Have you ever experienced yellowing, stain bleed/blotches, crackling, or even yellow streaking in your sealant when painting your items white/off white/light colors? Even your dark colors can fall culprit to these issues if not treated accordingly (although more rare).
I’m here to help you to troubleshoot why this is happening and how to fix it stat, and you’ll be painting furniture like this in NO TIME!
YELLOWING/STREAKING/STAIN BLEED AFTER YOU’VE PUT ON YOUR CLEAR COAT
A lot of people come to me and say they’ve used a furniture style chalk/mineral type paint, sealed it, and noticing yellowing now. A lot of times it seems hunky dory until you go to poly your items and then somehow it activates all this junk. My question back to the people asking is “did you prime your item before painting?” Usually they reply no, so I let them know about BIN shellac primer. This primer blocks bleed and yellowing from occurring. It locks all the bad things that can happen to you before painting.
YELLOWING/STREAKING EVEN AFTER APPLYING 2 COATS OF BIN SHELLAC PRIMER
This happens every now and then, but not very often. This typically happens with the suuuuperrr old and pigmented items, such as antique sideboards. We call these “extreme bleeders” and when the BIN shellac primer doesn’t cut it, you’ll now have to switch to an oil based primer. My favorite is Zinsser Odorless Oil Based Primer, but Zinsser also has another one called BIN 2. I like the Odorless one because it’s, well, ODORLESS! Just remember that using oil based primers are thicker and can lead to brush strokes. If you want more info on how to avoid brush strokes when painting, I highly suggest my other blog post on this topic which you can find here.
This is also stain bleed, just taking on a different form. You can see that the finish underneath is so strong and greasy, it simply wants to pull away from each other. It sucks when this happens, lol. If this has occurred after you’ve applied 2 coats of BIN shellac primer, switch to oil based just like above. Oil based will cover these cracks up and I promise you’ll be on out of this nightmare soon. One coat of oil based primer usually does the trick, but apply more as necessary.
I’VE DONE EVERYTHING RIGHT, BUT IT’S STILL YELLOWING AFTER SEALING IT
So now we have to troubleshoot the kind of polyurethane sealant you’re using. Make sure you’re not using an oil based poly because that’ll automatically be golden in color. There are some on the market that seem like they’d be ok but when you look at the bottom of the can it says “warm amber hue” like the one shown below. DO NOT USE THESE BELOW TO SEAL PAINTED FURNITURE:
My favorite poly to use is Varathane Diamond Wood Finish crystal clear interior non-yellowing polyurethane. THE NEXT PHOTO IS THE GOOD ONE!
I’ve been using it for many years and have tried many others on the markets that do seem to yellow, this one does not. Of course with any white that you’re poly’ing, poly is not 100% crystal clear and will add the slightest deeper tint to your white. Honestly, there’s just no way around this and this one I find to be the clearest on the market. The polyurethane in the US is Varathane Ultimate which can be shown below.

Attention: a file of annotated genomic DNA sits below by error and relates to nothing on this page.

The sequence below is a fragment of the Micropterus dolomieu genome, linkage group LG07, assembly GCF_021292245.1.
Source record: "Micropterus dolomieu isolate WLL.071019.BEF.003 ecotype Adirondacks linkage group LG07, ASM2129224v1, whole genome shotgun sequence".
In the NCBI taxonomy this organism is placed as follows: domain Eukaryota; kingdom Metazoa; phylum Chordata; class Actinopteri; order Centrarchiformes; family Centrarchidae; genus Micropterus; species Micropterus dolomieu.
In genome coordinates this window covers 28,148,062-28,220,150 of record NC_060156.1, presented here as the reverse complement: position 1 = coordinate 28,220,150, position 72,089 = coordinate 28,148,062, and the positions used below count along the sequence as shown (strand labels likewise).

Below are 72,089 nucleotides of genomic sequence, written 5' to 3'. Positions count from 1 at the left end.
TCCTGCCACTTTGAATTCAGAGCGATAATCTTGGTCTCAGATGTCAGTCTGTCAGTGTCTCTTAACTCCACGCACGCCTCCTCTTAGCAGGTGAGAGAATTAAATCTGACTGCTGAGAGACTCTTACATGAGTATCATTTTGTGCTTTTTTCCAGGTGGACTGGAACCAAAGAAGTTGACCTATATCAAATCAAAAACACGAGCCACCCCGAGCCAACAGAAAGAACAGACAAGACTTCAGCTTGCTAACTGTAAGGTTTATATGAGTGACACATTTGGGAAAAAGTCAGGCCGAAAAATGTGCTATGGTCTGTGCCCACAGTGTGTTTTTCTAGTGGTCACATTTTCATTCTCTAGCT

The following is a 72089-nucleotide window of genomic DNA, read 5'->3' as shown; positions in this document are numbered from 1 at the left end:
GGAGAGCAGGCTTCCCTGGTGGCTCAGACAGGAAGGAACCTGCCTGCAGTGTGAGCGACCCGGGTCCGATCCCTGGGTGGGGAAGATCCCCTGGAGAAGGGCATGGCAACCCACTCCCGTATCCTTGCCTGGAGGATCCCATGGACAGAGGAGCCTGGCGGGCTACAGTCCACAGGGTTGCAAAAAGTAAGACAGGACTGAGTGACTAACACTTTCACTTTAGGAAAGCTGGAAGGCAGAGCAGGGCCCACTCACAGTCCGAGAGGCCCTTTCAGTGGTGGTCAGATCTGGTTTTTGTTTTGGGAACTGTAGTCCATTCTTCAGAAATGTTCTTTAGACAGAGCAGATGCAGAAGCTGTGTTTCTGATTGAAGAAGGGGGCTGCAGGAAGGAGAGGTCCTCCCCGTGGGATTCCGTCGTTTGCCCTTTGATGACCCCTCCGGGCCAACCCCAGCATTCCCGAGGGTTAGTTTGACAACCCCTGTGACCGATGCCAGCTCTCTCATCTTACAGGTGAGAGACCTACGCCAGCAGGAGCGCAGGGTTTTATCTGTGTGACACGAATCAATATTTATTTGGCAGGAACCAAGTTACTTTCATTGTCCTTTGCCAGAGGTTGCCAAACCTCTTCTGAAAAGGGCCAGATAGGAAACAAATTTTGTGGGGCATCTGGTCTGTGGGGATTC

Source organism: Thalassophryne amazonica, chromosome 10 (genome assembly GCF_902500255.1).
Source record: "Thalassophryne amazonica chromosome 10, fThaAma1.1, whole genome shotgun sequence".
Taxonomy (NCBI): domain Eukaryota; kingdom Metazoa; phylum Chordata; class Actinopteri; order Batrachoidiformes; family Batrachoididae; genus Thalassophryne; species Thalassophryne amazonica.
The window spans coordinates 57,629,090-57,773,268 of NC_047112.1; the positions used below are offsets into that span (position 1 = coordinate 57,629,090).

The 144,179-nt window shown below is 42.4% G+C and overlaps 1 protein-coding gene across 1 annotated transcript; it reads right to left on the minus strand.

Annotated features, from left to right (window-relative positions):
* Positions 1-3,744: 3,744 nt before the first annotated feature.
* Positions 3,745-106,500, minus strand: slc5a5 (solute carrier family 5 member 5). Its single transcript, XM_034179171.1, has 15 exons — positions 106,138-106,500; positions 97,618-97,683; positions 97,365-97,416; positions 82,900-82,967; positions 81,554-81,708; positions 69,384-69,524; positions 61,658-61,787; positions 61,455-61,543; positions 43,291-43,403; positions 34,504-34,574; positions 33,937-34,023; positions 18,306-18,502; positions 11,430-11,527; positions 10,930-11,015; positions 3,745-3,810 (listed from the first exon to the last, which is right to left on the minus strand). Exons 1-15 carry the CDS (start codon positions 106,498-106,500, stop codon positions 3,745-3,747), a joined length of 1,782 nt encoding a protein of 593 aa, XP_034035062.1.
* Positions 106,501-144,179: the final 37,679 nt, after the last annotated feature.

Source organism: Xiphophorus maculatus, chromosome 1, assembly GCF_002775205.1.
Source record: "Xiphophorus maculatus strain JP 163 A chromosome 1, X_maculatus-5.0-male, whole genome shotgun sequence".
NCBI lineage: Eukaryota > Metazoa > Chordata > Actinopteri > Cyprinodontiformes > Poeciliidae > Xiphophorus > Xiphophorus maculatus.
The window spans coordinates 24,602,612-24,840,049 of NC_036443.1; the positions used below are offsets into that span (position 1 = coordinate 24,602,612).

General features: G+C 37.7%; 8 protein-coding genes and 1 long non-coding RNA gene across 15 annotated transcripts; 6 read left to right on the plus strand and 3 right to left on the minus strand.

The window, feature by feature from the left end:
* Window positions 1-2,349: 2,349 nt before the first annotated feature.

SOMETHING I LEARNED ABOUT POLY THAT I WON’T DO AGAIN!
So I figured, I love the Varathane Diamond wood finish so much! Let me try the poly in the floor style. I had worked so hard on painting my floors white in the same method as I paint my furniture, and I did notice the can had a lot more color to it vs the other poly I use, but thought “oh well, I’ll put it on so thin”, but it did give a slight hint of warmness that wasn’t wanted. And it has gotten a bit warmer since I painted them in the spring of 2020. Nothing tooooo dramatic, just noticeable to someone like me. So I suggest TO NOT USE THIS ON YOUR PAINTED FURNITURE, UNLESS IT’S COLORED/DARK:
POLY DRIBBLES/DRIPS THAT HAVE POOLED AND YELLOWED
This is normal with any type of poly you use, even the good one. Just make sure to prevent that from happening in the first place by applying your poly very thinly and keep inspecting it for the first 5-10 minutes and lightly wipe any dribbling poly. You’ll have to sand these yellowed dribbles, repaint, and repoly gently to repair this.
After all of these steps, you should be good to go and shouldn’t EVER face these issues again. It’s probably the peskiest situations that happen to painters and it sucks when it does. But now when you face these challenges, you’ll know how to combat them. Let’s recap:
TIPS FOR SUCCESS
- Always prime your furniture with 2 coats of BIN shellac primer. Just know you do have to rough up your surface first for the primer to stick.
- If you still have bleeding, yellowing, streakiness, or crackling after that – switch to oil based primer and that should do the trick
- Make sure to use the right sealant that won’t yellow
Thanks for reading! I hope this helps. If you want to see the video version of this blog post, check out my YouTube video: